I will have to show my supervisor a thesis draft soon. It is an early draft, just to see where I am standing. It obviously misses full chapters and some areas contain personal self-addressed notes like, "make a fancy diagram about process A". Should I go through the work of removing these notes, written in an obvious informal style, before handing in the draft?

On one hand, I would like my supervisor to know that I will include a diagram there, but should I at least formalize the notes like in, "process A diagram will be added"?

Edit: I will give a few more examples so that my question is clearer:

My question is more about having an informal approach to the notes than their existence. For example is it fine if I have notes like: "I should spiff this diagram, too ugly", or if I use as a placeholder for the subtitle "Fancy subtitle" instead of "< Subtitle placeholder >", or if instead of a figure that I know I am about to add, I have a placeholder image that says "here comes the really nice and cool image that shows the A-B relation" instead of saying "A-B relation figure placeholder"?

I also feel the need to mention that I would never use such informal writing style in the actual text, nevertheless in a final version.

  • I'm not really clear on how well you hope to get input on what sounds like a not-at-all near complete draft but if you have a good relationship with your mentor and they know your sense of humor, I certainly don't see the harm in it.
    – Broklynite
    Mar 29, 2016 at 22:22
  • I hope to get other people's experience in such situations and more specifically, if it ever got wrong, like... the professor would consider that the student didn't take the work serious because of this.
    – Andrei
    Mar 29, 2016 at 22:49
  • 1
    Some of my students have given me thesis drafts that contained notes of this sort. I didn't have any problem with that. Mar 30, 2016 at 0:23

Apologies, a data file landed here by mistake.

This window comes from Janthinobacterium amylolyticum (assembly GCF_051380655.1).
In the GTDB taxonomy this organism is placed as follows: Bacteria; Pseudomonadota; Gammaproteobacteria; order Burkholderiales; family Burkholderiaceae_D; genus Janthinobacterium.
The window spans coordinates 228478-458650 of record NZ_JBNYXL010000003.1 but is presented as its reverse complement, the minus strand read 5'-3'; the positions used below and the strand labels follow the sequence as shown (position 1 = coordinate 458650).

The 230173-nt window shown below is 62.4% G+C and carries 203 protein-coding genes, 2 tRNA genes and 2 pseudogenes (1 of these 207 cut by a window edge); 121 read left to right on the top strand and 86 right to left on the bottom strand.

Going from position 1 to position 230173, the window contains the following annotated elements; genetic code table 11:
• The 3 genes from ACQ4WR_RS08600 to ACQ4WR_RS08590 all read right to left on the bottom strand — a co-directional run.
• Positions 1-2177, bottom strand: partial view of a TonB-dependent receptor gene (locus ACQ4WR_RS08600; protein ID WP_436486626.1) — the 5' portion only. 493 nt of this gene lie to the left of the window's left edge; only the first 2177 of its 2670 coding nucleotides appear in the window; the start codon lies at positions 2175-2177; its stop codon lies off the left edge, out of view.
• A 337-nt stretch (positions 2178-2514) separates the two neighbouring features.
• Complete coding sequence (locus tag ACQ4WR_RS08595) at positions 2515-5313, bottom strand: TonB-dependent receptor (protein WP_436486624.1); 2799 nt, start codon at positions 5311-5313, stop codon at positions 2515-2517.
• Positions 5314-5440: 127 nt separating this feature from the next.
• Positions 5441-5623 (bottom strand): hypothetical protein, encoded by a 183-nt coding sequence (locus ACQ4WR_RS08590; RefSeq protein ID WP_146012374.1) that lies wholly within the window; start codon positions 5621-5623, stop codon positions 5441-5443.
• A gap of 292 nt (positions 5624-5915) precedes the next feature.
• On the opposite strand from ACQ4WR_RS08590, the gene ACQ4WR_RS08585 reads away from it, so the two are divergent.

• Not an answer, just personal experience: My prof once came in the room when I just had printed my own first draft (not even that, actually) and asked if I had one. I said yes, and vaguely pointed at the pile of paper, which he grabbed and instantly left to read. When I got it back the next day, he really liked it. I think he actually enjoyed the occasional "blabla, add more fancy info here to fill paragraph". Isn't it what we all think while writing?
    – skymningen
    Mar 30, 2016 at 7:29

1 Answer 1


I would suggest that yes, you should feel comfortable doing that, particularly if this is an early draft. My rationale is simply that, with large documents like this one, the more feedback you can get, the better. The notes show that you've given thought to what should be where and recognize that it's not complete, and will demonstrate that you're thinking that sort of thing through. To that extent point, your own recommendation is spot on; add as many "diagram X should be here" notes as you can, simply to save him from having to add that comment himself.

That said, if your advisor is a very finicky person who wants the drafts to be picture-perfect (yes, those people definitely exist), then don't do this, as you'll just make him annoyed.

Post-edit addition: I would suggest this is entirely dependent on the temperament of your advisor. Personally, I love humor, so as long as you mentioned in your email that the comments are tongue-in-cheek, I would find that entertaining. If he's a stick-in-the-mud, he won't like it. Its really just dependent on his sense of humor.


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